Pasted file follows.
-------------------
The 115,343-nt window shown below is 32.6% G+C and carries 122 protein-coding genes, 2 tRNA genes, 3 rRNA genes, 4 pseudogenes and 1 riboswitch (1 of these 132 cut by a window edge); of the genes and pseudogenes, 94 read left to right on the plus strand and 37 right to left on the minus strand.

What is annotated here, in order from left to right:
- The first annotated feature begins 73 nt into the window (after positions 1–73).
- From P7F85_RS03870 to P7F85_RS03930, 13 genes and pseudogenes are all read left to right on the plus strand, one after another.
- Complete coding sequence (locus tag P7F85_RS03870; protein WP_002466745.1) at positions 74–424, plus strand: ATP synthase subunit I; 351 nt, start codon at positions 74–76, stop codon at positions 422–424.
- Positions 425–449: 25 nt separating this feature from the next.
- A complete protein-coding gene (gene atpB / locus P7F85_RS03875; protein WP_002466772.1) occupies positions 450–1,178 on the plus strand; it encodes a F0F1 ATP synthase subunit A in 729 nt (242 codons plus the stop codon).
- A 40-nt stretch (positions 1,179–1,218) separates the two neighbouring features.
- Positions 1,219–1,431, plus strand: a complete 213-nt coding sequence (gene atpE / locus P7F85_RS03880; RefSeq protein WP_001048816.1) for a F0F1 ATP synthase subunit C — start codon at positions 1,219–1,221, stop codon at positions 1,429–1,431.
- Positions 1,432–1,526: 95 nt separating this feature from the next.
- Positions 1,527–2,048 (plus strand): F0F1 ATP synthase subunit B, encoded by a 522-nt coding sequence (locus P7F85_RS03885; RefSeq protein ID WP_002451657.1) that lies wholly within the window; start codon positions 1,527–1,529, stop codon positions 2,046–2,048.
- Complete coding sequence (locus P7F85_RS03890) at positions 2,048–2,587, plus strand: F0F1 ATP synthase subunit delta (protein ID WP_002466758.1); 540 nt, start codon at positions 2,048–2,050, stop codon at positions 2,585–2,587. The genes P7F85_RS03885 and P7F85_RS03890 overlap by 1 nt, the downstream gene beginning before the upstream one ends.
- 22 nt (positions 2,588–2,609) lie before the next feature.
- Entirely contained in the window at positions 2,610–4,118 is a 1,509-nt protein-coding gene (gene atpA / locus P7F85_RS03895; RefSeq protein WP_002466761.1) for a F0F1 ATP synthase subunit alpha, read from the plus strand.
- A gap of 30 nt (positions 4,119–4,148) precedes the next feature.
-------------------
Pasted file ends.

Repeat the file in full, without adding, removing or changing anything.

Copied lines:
The 115,343-nt window shown below is 32.6% G+C and carries 122 protein-coding genes, 2 tRNA genes, 3 rRNA genes, 4 pseudogenes and 1 riboswitch (1 of these 132 cut by a window edge); of the genes and pseudogenes, 94 read left to right on the plus strand and 37 right to left on the minus strand.

What is annotated here, in order from left to right:
- The first annotated feature begins 73 nt into the window (after positions 1–73).
- From P7F85_RS03870 to P7F85_RS03930, 13 genes and pseudogenes are all read left to right on the plus strand, one after another.
- Complete coding sequence (locus tag P7F85_RS03870; protein WP_002466745.1) at positions 74–424, plus strand: ATP synthase subunit I; 351 nt, start codon at positions 74–76, stop codon at positions 422–424.
- Positions 425–449: 25 nt separating this feature from the next.
- A complete protein-coding gene (gene atpB / locus P7F85_RS03875; protein WP_002466772.1) occupies positions 450–1,178 on the plus strand; it encodes a F0F1 ATP synthase subunit A in 729 nt (242 codons plus the stop codon).
- A 40-nt stretch (positions 1,179–1,218) separates the two neighbouring features.
- Positions 1,219–1,431, plus strand: a complete 213-nt coding sequence (gene atpE / locus P7F85_RS03880; RefSeq protein WP_001048816.1) for a F0F1 ATP synthase subunit C — start codon at positions 1,219–1,221, stop codon at positions 1,429–1,431.
- Positions 1,432–1,526: 95 nt separating this feature from the next.
- Positions 1,527–2,048 (plus strand): F0F1 ATP synthase subunit B, encoded by a 522-nt coding sequence (locus P7F85_RS03885; RefSeq protein ID WP_002451657.1) that lies wholly within the window; start codon positions 1,527–1,529, stop codon positions 2,046–2,048.
- Complete coding sequence (locus P7F85_RS03890) at positions 2,048–2,587, plus strand: F0F1 ATP synthase subunit delta (protein ID WP_002466758.1); 540 nt, start codon at positions 2,048–2,050, stop codon at positions 2,585–2,587. The genes P7F85_RS03885 and P7F85_RS03890 overlap by 1 nt, the downstream gene beginning before the upstream one ends.
- 22 nt (positions 2,588–2,609) lie before the next feature.
- Entirely contained in the window at positions 2,610–4,118 is a 1,509-nt protein-coding gene (gene atpA / locus P7F85_RS03895; RefSeq protein WP_002466761.1) for a F0F1 ATP synthase subunit alpha, read from the plus strand.
- A gap of 30 nt (positions 4,119–4,148) precedes the next feature.